I was in California last weekend for a wedding. Afterwards, I was driving a couple of close friends to the airport and inevitably, the iPod shuffle was on. A great Faces song, “I’d Rather Go Blind” (an old R&B cover) came on, and as my friends and I got into the song one of them turned to me and asked, “Was Rod Stewart ever cool?” I kind of felt like someone’s Dad for a second, and explained, yes, at one time, many, many years ago, Rod Stewart was indeed VERY cool. Back in the early 70’s, in the wake of a couple of great Faces records, and one of the greatest records of all time, Every Picture Tells A Story, Rod Stewart epitomized some of the best that rock had to offer. Influenced by soul greats like Sam Cooke, he created wonderful music filled with spirit, feeling, lust, good humor and total compassion.

I mention this because I got a copy of Rod’s new collection of covers, “Still The Same…Rock Classics Of Our Time.” Coming on the heels of his wildly and surprisingly successful collection of standards, this, I guess, was the obvious follow up. As business strategy goes, I guess it’s the obvious move – in the post “American Idol” culture we’re in, it’s been made obvious that there are millions of people that would rather hear recreations of songs they know and love than hearing anything new. That being said, when you make a record that’s more about market strategy than artistic expression, the trick is to hide that as much as possible, and on “Still The Same…” all one hears is market strategy. Stewart can barely hide his absolute disinterest in the material – the arrangements are nearly identical to the originals, and there is a complete detachment in the singing – and when Rod was at his best, detachment was nowhere to be found. This isn’t a record – it’s karaoke, and the cynicism floods every single note.

The selections themselves are horrific. Since when is Bonnie Tyler’s “It’s A Heartache” a rock classic? “Everything I Own” by Bread? “Still The Same” by Bob Seger? This from the man whose taste in material used to be impeccable?

Greil Marcus once wrote about Rod: “Rarely has a singer has as full and unique a talent as Rod Stewart; rarely has anyone betrayed his talent so completely.” I’d add that when the great big dictionary of rock is written, next to the word “sellout” will be a picture of Rod Stewart. This inspires not scorn and derision in me, rather, I feel real sympathy for Rod – for I have a strong suspicion that he would agree with everything I’ve written.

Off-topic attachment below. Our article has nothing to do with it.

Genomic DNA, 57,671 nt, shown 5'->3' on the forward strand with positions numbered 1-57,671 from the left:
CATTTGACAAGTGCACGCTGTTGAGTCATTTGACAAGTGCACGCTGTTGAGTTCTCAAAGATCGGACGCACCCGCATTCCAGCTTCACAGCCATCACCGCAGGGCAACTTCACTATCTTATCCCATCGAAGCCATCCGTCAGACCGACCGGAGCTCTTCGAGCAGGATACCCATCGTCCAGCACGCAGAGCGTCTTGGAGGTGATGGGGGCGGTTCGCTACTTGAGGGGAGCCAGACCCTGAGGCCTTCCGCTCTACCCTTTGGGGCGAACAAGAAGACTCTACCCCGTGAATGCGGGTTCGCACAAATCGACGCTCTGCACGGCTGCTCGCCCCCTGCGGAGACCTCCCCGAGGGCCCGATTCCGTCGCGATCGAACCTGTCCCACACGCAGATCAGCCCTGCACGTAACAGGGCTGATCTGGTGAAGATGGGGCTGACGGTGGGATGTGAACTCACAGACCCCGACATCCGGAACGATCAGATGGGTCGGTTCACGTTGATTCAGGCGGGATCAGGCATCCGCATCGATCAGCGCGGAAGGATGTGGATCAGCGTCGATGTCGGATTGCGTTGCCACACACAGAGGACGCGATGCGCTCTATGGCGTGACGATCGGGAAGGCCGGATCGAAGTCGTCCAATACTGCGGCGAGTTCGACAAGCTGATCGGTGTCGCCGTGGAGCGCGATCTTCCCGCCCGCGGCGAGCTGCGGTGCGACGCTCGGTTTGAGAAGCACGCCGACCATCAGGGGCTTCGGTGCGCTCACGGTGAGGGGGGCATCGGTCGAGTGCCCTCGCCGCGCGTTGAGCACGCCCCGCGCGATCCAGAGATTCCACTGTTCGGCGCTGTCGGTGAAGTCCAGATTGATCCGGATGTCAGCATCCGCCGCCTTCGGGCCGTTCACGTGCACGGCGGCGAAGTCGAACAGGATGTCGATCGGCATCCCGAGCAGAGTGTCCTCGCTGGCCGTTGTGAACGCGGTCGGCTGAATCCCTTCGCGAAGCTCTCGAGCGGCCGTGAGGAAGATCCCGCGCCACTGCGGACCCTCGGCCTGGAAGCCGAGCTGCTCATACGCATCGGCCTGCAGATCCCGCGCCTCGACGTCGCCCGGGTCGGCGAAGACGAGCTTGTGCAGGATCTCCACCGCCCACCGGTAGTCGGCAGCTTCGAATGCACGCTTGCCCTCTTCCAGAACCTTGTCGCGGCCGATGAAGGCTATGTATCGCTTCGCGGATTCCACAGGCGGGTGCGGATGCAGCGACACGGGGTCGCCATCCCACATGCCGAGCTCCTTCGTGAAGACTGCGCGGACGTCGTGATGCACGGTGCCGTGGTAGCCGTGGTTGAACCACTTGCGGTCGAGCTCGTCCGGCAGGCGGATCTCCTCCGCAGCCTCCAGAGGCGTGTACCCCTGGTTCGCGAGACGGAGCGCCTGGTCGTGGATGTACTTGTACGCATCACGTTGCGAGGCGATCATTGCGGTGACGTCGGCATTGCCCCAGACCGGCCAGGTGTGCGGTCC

Tuesday, October 10, 2006

On The Killers, Limits and Bruce

The new Killers record, Sam’s Town, has gotten mostly harsh reviews from U.S. critics. Personally, I like the single, and don’t think much of the rest of the record. Lead singer Brandon Flowers had promised that “Sam’s Town” would be the greatest album of the past 20 years, which it isn’t. But Flowers made some comments on last week that I found interesting. He said, "The sky used to be the limit, and it's not anymore. It's about 200 feet, and beyond that people think you're being comical. Rock and roll used to be about not having limits, not having your box, and that's disappeared somewhere along the way. We're trying to bring it back."

I don’t think the Killers are a band with enough depth or skill to “bring it back,” but I think his larger point is all too true. In the post-punk universe that all “credible” rock exists under, ambition is a dirty word that must be kept to oneself. Post-punk and indie-rock attitude require a sort of false modesty, a mask that hides any sort of overt desire to reach a large audience. Of course, in their secret heart, most (indie) rock artists would love for their music to reach a broad audience (and yes, they’d love the money and adulation that go with having a big audience) – but admitting it is verboten. That’s the lie that been at the heart of the rock game since the post-punk philosophy took over rock’s vanguard. And that inauthenticity that has resulted in rock has getting smaller and smaller – the music has gotten smaller and the audience for it has gotten smaller.

Now, regarding the Springsteen influence of Sam’s Town. What the Killers do wrong is that instead of internalizing Springsteen’s music and then bringing a new depth and passion to their own, they’re taking the trappings of Born To Run era Bruce (the melodrama, the mythology, the glockenspiel) on without adding enough depth. My advice to artists regarding Bruce is this: If you’re inspired by Bruce, internalize that passion and live the commitment that’s present in the best of Springsteen’s music. Taking the surface of Bruce’s music on will result in music that’s not a whole lot better than Bon Jovi. Springsteen is an artist whose influence is usually best when it’s felt, and not heard. That’s probably why the most influential Springsteen record is (and will forever be) Nebraska.